The Voice of Rare Disease
Patients in Europe
John tells his family’s story of living with familial cold autoinflammatory syndrome type 2
Familial cold autoinflammatory syndrome type 2 (FCAS2) is a rare inflammatory disease characterised by recurrent episodes of rash, joint and muscle pain, fever and chills, swelling of the extremities and conjunctivitis, all as a result of exposure to cold. This could be something as simple as walking down a supermarket aisle that has refrigerators.
Here John tells his family’s story of living with FCAS type 2. Both his wife Laurie and son Keir have the disease.
To me, rare disease means a mutation called R1016X in a gene called NLRP12 on my son's and wife's 19th chromosome at position 13. It’s a gene that we all have, but in their case it doesn’t work.
Rare means very few answers followed by a whole lot of concern.
It means numerous wrong diagnoses. At 6 years old, Keir was referred to Great Ormond Street Hospital to see Professor Paul Brogan, where he was finally diagnosed with FCAS, confirming also a diagnosis for my wife after 36 years of living with an undiagnosed disease.
It means they are special – not only because I love them but because globally there are only 26 diagnosed cases and they are the only two in our country.
It means chronic pain and much less peer interaction. It’s fighting through life for things they need and the things that make them more comfortable.
Rare means spending a lot more money on medical expenses than the average person. Speaking to every doctor, nurse and health professional who treat my family knowing that you know more about the disease than they do.
Rare means accepting spending a lot of time on trains and in taxis because not every city has a doctor that understands rare.
Rare means we must travel to another country to see their specialists at different hospitals in the same city.
Rare is a long list of symptoms that, as a parent, you wish you could in some way just sum up instead of having to describe a mutation nobody has heard of, in a gene no one knows.
Rare means getting parking tickets because your loved one has had a flare up in the shop and you have to get the car and wheelchair immediately and park it outside.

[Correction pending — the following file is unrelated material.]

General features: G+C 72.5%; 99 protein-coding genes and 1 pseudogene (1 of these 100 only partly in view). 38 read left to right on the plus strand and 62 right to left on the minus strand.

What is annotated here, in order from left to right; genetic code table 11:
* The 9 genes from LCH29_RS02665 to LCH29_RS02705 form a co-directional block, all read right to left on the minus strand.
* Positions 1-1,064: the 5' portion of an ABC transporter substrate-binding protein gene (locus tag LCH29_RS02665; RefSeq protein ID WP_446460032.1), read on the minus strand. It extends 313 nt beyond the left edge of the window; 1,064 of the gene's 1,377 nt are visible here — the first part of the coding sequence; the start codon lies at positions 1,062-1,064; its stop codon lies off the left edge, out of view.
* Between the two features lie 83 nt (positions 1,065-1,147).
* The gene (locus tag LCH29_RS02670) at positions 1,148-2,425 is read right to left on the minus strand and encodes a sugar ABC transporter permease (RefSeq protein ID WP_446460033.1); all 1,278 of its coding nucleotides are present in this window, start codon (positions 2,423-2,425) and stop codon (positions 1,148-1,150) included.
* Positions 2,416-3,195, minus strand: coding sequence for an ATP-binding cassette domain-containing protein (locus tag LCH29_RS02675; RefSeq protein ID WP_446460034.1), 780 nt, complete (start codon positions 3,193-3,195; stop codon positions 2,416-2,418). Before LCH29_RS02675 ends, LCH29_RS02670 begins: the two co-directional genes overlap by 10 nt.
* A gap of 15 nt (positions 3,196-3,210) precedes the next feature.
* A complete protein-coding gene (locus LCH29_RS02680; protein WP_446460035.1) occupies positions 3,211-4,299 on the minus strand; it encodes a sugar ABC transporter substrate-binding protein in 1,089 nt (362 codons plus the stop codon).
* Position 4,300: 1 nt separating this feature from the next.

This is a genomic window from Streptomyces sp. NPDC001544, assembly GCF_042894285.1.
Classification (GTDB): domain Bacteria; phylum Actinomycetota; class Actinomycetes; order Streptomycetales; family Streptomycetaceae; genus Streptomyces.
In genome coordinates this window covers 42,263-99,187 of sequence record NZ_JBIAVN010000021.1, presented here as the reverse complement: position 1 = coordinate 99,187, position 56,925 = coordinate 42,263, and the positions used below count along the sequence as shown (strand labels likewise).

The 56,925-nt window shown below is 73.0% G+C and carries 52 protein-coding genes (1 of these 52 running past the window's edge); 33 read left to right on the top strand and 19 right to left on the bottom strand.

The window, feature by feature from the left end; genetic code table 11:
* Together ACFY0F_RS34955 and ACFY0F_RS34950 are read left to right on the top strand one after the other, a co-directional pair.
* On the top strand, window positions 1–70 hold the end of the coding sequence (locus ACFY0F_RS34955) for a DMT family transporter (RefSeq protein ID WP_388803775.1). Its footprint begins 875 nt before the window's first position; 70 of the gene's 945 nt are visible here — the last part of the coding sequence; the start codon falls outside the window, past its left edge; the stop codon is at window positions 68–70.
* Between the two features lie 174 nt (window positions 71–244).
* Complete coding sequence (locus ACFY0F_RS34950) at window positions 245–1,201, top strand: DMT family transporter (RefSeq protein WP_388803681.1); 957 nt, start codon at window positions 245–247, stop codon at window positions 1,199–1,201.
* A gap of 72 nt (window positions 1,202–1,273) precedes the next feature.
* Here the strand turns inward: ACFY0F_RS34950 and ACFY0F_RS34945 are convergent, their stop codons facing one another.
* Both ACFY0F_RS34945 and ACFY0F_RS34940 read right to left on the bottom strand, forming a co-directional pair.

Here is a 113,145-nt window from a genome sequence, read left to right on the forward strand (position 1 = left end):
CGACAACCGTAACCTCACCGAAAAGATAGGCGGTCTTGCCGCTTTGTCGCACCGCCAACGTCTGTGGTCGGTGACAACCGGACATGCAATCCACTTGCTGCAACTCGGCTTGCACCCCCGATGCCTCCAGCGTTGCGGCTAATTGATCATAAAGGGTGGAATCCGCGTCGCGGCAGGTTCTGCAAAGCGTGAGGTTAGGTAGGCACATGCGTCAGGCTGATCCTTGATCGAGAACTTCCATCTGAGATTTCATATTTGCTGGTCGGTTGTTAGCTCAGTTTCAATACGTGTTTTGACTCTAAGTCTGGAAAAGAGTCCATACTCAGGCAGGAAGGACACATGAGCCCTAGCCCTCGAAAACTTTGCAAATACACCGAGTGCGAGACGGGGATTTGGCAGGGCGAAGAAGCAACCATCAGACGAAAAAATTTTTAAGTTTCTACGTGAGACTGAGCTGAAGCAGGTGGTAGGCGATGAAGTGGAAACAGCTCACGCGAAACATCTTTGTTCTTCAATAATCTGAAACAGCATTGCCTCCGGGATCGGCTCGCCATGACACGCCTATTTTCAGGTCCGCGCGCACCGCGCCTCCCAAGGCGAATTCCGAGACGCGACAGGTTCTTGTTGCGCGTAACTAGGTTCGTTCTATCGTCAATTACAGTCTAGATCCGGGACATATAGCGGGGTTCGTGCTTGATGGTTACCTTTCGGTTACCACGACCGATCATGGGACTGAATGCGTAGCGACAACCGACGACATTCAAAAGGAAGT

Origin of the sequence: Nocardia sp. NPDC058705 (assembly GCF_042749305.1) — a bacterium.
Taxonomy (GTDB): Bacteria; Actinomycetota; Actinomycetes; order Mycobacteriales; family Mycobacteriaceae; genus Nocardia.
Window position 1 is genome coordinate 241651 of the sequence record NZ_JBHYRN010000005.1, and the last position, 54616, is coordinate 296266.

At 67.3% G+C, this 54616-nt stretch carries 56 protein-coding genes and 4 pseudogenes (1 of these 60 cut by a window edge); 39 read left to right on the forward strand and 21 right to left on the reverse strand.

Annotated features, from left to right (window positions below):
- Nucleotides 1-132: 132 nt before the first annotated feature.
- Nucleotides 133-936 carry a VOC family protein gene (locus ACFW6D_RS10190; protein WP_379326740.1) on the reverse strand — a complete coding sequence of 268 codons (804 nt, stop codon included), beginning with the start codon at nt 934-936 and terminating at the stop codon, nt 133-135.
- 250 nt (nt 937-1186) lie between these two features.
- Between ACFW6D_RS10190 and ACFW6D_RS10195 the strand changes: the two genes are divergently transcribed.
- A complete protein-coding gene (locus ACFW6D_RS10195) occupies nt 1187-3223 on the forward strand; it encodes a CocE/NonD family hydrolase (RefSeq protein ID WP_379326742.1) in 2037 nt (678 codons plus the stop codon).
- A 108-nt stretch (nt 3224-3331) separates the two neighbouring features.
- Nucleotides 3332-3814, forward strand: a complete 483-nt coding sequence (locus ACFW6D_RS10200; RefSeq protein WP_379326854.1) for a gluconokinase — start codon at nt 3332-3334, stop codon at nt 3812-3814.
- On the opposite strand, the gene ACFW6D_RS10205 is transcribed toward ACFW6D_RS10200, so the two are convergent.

Rare is scary and it’s isolating. It’s getting up every day and wondering just how much pain my child or my wife will have and then making plans for the day.
With every breath I take I inhale and exhale their rare condition.
Rare means we cannot plan or really have holidays or weekends away because there could be a flare.
Studying rare has informed me that our disease was only discovered in 2009 even though my wife had been suffering from it since 1977 and my son since 2007.
Rare means taking expensive drugs that are for other diseases because their debilitating and dangerous side effects help relieve some of the pain when it is at its worst.
Rare will keep your eyes posted to every genetic study being done in the hope that maybe, just maybe, today might be the day that someone can help either take away or reduce their pain.
Rare is hope, it’s humbling, it will slow you in your tracks. It will change the way you look at the world and science, you realise just how amazing it all is, but how far we still need to go.
To me, rare is my beautiful wife and fun-loving son. It’s their determination to succeed. It’s their bravery, their generous personalities. It’s their curiosity, it’s the fight in them, their ability to put up with whatever the medical and political world put them through and come out the other end stronger.
Understanding my wife and my son’s rare condition is the hardest but the best thing I’ve ever done.
Rare is everything that’s wrong in my life, but at the same time, it’s everything that’s wonderful in my world.
Keir’s sister Rowan has also written about what it means to be the sister and daughter of a brother and mother living with a rare disease.
Treatment & information
Since the diagnosis, my wife and son take an immune-suppressing drug. So far, it’s been a life-changer. It can be risky because Keir is so prone to infections that can quickly develop into something worse.
But in terms of pain management, it’s working well. Keir’s school attendance has gone up from 40 per cent to 80 per cent and he can finally go to parties with his friends.
Keir likes the idea that he’s the only child in the UK with this condition because he thinks it makes him famous. There are times when he’s in pain and he gets upset, but he just gets on with it. He’s a typical rough-and-tumble child and this new drug means he can be one of the boys again.
We don’t know what’s going to happen in the future because there isn’t a large enough pool of people with the condition to do a study or have a clinical trial.
Since our diagnosis, we’ve come to know 12 other patients from across the globe who have this same condition. We have a private Facebook group where we talk about symptoms and give each other support. Because the condition is so rare, we know more about it than the doctors and scientists. We help inform their research by sharing any new symptoms that occur and updating them on how different treatment options are working.
John has recently set up a website on FCAS type 2 at www.nlrp12.com.
John’s family also found information via the Autoinflammatory Alliance Facebook group.
Eva Bearryman, Communications Manager, EURORDIS
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